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Fuel
Written and directed by Josh Tickell
Opens Oct. 23 at The Crest, 1013 K St.

We drove my girlfriend’s diesel Volkswagen to Montana this summer on vacation. Since all diesel engines can run on biodiesel (something this film reminds you of several times) we decided to do an experiment to see if we could get there and back entirely on biodiesel.

It didn’t happen. We started out with two lists off the Internet showing dozens of biodiesel stations near the looped route we took. Most were closed, or no longer sold biodiesel.

This is one of many stories Josh Tickell tells in “Fuel.” The “Veggie Van Guy” of Sarasota, Florida, spent a decade promoting biodiesel as a cleaner alternative to gas, only to watch it almost all disappear in a flurry of bad publicity following a March 2008 Time Magazine story called “The Clean Energy Scam.”

Tickell tends to see the collapse of the biodiesel market as a conspiracy—perhaps even the continuation of a century-old conspiracy. He recounts the mysterious death of Rudolph Diesel, who invented what remains the world’s most popular engine a century ago with the idea that it would run on plant-based fuels, not oil. The description of Diesel’s 1913 drowning while  taking a steamer to London was followed by an insidious-looking photo of Standard Oil founder John D. Rockefeller—also a major proponent of Prohibition, which pretty well destroyed the competing biofuels market in the early days of the car industry.

If Tickell tends to see conspiracies, though, it might be understandable. He grew up in Louisiana’s “Cancer Alley,” an area with some of the highest concentrations of oil refineries in the world. His mother had nine miscarriages. Some of the most shocking scenes in “Fuel” show the environmental destruction caused by the oil industry in the area, even before Hurricane Katrina made it much worse.  
As he puts it in the section of the film about the problems with biofuels, “Do people really know how bad oil is?” “Fuel” goes into great detail about the many problems with an oil-based economy and transportation system. This includes one of the more frank discussions I’ve seen of “Peak Oil,” the little-known but incredibly scary moment—which we have probably already passed—when world oil supplies go into permanent decline.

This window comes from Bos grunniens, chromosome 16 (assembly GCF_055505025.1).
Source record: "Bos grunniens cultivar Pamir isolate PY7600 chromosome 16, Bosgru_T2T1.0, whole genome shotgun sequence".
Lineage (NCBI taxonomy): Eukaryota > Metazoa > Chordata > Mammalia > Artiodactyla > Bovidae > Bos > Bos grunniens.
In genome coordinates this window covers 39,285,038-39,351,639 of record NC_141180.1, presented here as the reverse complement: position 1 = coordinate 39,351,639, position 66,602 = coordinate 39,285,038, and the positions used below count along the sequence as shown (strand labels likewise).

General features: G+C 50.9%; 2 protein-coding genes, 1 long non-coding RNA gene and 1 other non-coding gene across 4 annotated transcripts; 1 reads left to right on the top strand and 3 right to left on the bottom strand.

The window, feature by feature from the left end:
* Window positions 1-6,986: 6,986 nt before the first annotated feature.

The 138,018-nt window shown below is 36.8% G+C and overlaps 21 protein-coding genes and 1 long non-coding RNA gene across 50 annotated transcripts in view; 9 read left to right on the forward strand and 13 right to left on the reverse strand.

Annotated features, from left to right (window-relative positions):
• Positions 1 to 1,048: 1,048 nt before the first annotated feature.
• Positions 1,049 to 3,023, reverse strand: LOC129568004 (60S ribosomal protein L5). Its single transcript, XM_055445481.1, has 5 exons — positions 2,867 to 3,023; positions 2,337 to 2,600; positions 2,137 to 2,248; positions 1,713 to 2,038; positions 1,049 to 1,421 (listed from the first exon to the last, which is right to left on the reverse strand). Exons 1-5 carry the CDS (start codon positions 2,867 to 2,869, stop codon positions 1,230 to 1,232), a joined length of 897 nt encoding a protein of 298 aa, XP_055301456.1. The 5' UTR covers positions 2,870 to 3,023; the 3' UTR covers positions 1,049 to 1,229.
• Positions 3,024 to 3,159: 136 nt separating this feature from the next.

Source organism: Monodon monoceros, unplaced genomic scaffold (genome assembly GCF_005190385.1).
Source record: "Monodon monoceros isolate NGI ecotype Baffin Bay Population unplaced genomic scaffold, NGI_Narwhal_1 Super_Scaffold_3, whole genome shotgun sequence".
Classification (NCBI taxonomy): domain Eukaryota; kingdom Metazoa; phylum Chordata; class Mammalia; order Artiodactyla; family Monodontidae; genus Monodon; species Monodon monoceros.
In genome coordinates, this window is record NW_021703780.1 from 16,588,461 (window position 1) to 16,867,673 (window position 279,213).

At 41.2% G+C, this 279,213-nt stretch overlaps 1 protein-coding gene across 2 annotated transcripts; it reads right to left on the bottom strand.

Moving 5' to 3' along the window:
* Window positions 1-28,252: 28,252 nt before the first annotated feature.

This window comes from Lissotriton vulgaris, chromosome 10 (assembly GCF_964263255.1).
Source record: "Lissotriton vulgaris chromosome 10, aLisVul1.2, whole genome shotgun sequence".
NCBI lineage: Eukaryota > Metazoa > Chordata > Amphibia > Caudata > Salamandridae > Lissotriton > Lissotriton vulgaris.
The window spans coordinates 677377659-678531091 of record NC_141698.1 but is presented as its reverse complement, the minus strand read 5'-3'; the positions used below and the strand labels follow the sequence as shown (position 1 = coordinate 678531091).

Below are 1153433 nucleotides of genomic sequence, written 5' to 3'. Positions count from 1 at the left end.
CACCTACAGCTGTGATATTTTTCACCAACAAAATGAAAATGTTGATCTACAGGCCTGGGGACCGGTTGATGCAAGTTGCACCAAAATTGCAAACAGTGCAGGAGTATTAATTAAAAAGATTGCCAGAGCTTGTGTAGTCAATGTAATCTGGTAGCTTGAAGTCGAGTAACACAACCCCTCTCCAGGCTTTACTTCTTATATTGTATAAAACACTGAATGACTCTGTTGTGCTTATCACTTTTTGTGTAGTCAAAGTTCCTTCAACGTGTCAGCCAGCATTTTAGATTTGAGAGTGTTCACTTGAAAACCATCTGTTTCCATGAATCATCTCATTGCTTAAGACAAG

He follows this with an equally-frank dissection of the current state of biofuels, which he admits aren’t perfect. While corn ethanol is basically a waste of time, biodiesel fuel already returns enough energy out of the initial investment to make it worthwhile. Then he goes into the potential of algae-based biolfuels, an idea shown off when Tickell and others visited Sacramento last month. Started with a $25 million grant from the Jimmy Carter administration, he envisions a future where oil-producing algae are grown next to power plants, eating the excess carbon. The result could be cheap, plentiful and carbon-neutral.

What might be most notable about “Fuel” is how upbeat the tone is despite all the depressing images and statistics. The situation is bad, “Fuel” tells us, but many of the solutions are already well-known.

Astroboy
Directed by David Bowers
“Astroboy” makes an interesting contrast to “Fuel,” in that it’s a far-future tale whose central story involves the eternal human dream of a source of free, clean power. The plot is set in motion by the discovery of “good” blue energy and “bad” red energy, though both sources or so stable you can touch them with your hands and also powerful beyond our wildest dreams.

But this theme quickly moves to the background, replaced by a more familiar set of tropes about identity and belonging. “Astroboy” is a kids’ movie at heart. It lacks the sophisticated humor of so many animated movies of recent years, which try to give the adults in the audience something to have fun with.

The tone here is earnest, not ironic. This fits the characters’ beginnings. In his native Japan, Astroboy is nearly as recognizable as Mickey Mouse, and nearly as old, having first appeared in 1951. The themes as “Astroboy” are familiar to any science fiction fan, covering some of the same ground as “Blade Runner,” “Wall-E,” “The Matrix,” “RoboCop,” and “A.I.”

“Astroboy” starts off with a precocious little science genius named Toby, bored in school and impatient with the robot who waits on him hand and foot. They live in a floating city above an earth whose ecosystem has been mostly killed off and buried in trash.

But while this is a kids’ film, with the plot tending more towards colorful action as things move along, it also has some darker elements than many kids’ films. To tell the most significant of these would give away too much plot. But the trashed earth and a bad guy who is willing to cause essentially unlimited “collateral damage” make for film that doesn’t gloss over much. It was also interesting to see a kids’ movie multiple characters who were truly morally ambiguous, with both good and bad traits.  

In the end, the kids seemed to like this one more than the adults. Which was fine, especially since the mayhem was actually mixed with a few things for young minds to think about.


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